Again, the point of these videos is to get them to show up on the search results page when someone searches for something matching or similar to your company or your brand. It is not intended to convert any of that traffic to your website into actual paying customers. It has only been created with the intention of boosting your SEO rankings on Google.
Now how exactly can you ensure that you are preparing your content to be indexed? The first thing to do for SEO is make it easier for Google to read your content; post videos with pre-edited and proofread caption files.
Not only is including a caption within your video going to help boost your views for those who actually watch (because videos with captions get played on average more than those that don’t), but you also make it much easier for Google bots to scan and understand your transcript.
If you don’t post your own captioning to boost your SEO, many hosting sites will do it for you, bearing in mind that many are using the same underlying technology. For example, YouTube is a subsidiary of Google, making it the second-largest search engine in the world. When you upload a video to YouTube, it uses the same dictation technology that Google uses to auto-generate its captions.
The drawback is that you have less control over how they’re interpreting those spoken words. These captions are only 70% accurate, meaning that the words that you are speaking might be misinterpreted.
Your content may include industry specific jargon, proper names, homonyms, colloquialisms, or heavily accented speech whether foreign language or disability, among other challenges to AI speech-to-text translation. If you aren’t intentional about copyediting, you might be losing out on prime SEO opportunities because a simple keyword is misspelled.
There are a multitude of free and paid captioning services on the Internet. At SVG, we often use a third-party vendor called Rev.com, to create all of our closed captions. Whatever service you select, you need to make sure that you have exported the resulting closed captions into an .srt file format.
This is the file format complementary to a video that Google bots can read easily, that can be uploaded to almost all websites along with the video you’re posting. While you can’t open and view and edit these files in a word processor to check your SEO terms and other spelling and translation, you can do so through one of the online applications or download a supplemental txt file version that lets you view apart from the video.
You also want to be 100% sure that you are not using open captions, also known as “burnt in” for your video. Burning in means adding the always-on captions that are an actual graphic displayed over your video. Since many video hosting platforms now auto-caption, allow users to toggle captions on/off, and display by default when the video is muted, there are a few exceptional cases where burnt in may be useful, such as display in a noisy exhibitor hall or for a particular audience.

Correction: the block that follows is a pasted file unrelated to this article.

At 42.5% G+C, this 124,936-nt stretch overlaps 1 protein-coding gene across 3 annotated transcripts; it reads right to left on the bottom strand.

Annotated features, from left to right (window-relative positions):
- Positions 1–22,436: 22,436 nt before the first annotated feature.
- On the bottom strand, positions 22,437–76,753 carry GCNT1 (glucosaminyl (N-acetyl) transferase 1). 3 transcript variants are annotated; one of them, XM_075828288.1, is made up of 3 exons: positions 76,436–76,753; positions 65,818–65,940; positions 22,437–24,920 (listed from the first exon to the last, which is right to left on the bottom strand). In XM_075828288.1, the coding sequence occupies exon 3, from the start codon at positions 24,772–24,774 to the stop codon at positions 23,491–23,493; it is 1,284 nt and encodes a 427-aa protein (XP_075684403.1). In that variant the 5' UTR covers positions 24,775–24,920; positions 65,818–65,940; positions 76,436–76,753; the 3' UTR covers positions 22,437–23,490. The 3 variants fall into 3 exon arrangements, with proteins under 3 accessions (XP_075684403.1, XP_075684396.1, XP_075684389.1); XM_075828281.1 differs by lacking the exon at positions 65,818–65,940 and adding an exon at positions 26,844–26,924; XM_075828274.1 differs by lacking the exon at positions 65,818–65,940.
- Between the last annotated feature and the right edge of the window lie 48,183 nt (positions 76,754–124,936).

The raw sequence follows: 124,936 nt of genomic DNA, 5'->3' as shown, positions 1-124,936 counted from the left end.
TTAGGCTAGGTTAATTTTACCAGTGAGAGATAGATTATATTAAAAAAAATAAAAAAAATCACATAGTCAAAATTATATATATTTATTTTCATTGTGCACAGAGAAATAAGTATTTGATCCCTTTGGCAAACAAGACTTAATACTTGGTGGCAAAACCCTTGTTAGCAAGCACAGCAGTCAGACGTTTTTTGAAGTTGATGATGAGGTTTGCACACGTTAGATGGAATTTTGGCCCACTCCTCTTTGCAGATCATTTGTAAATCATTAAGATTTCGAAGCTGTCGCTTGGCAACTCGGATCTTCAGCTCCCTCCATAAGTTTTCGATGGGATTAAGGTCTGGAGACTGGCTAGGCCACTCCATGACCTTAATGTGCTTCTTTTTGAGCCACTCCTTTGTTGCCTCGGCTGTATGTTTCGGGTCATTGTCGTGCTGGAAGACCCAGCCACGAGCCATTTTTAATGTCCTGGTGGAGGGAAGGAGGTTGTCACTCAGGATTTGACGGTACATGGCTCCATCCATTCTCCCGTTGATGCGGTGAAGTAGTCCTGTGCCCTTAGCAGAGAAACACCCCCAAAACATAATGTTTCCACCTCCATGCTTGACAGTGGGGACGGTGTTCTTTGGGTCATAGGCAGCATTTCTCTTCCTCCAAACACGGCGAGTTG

Otherwise, they prove another major disadvantage over covering up your scene with no option to adjust style or turn off: Google has no way of reading those graphics and won’t be able to understand your content. Making sure you have an accurate .srt file is the best way to take advantage of these new SEO capabilities.
New things you can do:
Google’s Video Indexing Report isn’t the only recent launch they’ve released to their users. Your video content can now be embedded with Structured Data that divides your content into step-by-step moments for recipe and “how-to” videos.
This “Key Moments” feature allows viewers to watch and navigate through videos in the form of chapters. Not only does it make it easier for viewers to access the specific information they’re searching for, but it also allows the audience to engage more with your content.
Although Google creates these “chapters” by scanning your video and automatically detecting segments, you can also manually input “important points” into specific parts of your video.
There are two different ways to do this. You can first Clip structured data by specifying the start and end point of each labeled segment. You can also create “SeekToAction” structured data which will prioritize key moments by telling Google where timestamps go in your URL structure, so Google can automatically link viewers to those parts of the video within the caption.
These new features offered by Google can do wonders for your performance marketing, but only if you ensure that the words being said in your video, especially your SEO keywords, are transcribed correctly. If your instructions or narration is understood incorrectly by Google, it won’t be able to successfully separate your content into these segments.
Not only will Google have a harder time understanding your content, but you also may waste an opportunity to boost your SEO.
Now that you know about the Google Video Indexing report, you can audit your search engine optimization efforts to see how well your SEO content is actually performing for your brand. And now that you know that Google is translating and indexing your video content, you can be even more intentional about creating and posting meaningful and SEO keyword-laden content with accurate captions that promotes your online content to the top of your target audience’s search results!